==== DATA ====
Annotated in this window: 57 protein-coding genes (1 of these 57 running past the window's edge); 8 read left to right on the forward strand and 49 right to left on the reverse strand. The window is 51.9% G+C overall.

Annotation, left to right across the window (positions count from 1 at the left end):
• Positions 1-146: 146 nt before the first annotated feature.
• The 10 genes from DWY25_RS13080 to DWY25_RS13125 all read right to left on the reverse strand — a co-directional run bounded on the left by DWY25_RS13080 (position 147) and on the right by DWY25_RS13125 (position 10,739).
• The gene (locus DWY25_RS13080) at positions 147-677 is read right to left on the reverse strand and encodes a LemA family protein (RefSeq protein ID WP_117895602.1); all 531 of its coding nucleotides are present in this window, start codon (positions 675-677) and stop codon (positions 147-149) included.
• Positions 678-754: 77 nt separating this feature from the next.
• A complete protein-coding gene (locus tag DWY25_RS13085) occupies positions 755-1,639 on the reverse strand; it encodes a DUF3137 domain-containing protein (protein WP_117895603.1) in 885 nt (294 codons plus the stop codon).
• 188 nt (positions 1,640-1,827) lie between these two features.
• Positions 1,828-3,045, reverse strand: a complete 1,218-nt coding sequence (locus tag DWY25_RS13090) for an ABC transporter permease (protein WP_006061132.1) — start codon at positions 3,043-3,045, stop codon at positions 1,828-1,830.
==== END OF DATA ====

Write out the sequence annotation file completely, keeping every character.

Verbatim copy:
Annotated in this window: 57 protein-coding genes (1 of these 57 running past the window's edge); 8 read left to right on the forward strand and 49 right to left on the reverse strand. The window is 51.9% G+C overall.

Annotation, left to right across the window (positions count from 1 at the left end):
• Positions 1-146: 146 nt before the first annotated feature.
• The 10 genes from DWY25_RS13080 to DWY25_RS13125 all read right to left on the reverse strand — a co-directional run bounded on the left by DWY25_RS13080 (position 147) and on the right by DWY25_RS13125 (position 10,739).
• The gene (locus DWY25_RS13080) at positions 147-677 is read right to left on the reverse strand and encodes a LemA family protein (RefSeq protein ID WP_117895602.1); all 531 of its coding nucleotides are present in this window, start codon (positions 675-677) and stop codon (positions 147-149) included.
• Positions 678-754: 77 nt separating this feature from the next.
• A complete protein-coding gene (locus tag DWY25_RS13085) occupies positions 755-1,639 on the reverse strand; it encodes a DUF3137 domain-containing protein (protein WP_117895603.1) in 885 nt (294 codons plus the stop codon).
• 188 nt (positions 1,640-1,827) lie between these two features.
• Positions 1,828-3,045, reverse strand: a complete 1,218-nt coding sequence (locus tag DWY25_RS13090) for an ABC transporter permease (protein WP_006061132.1) — start codon at positions 3,043-3,045, stop codon at positions 1,828-1,830.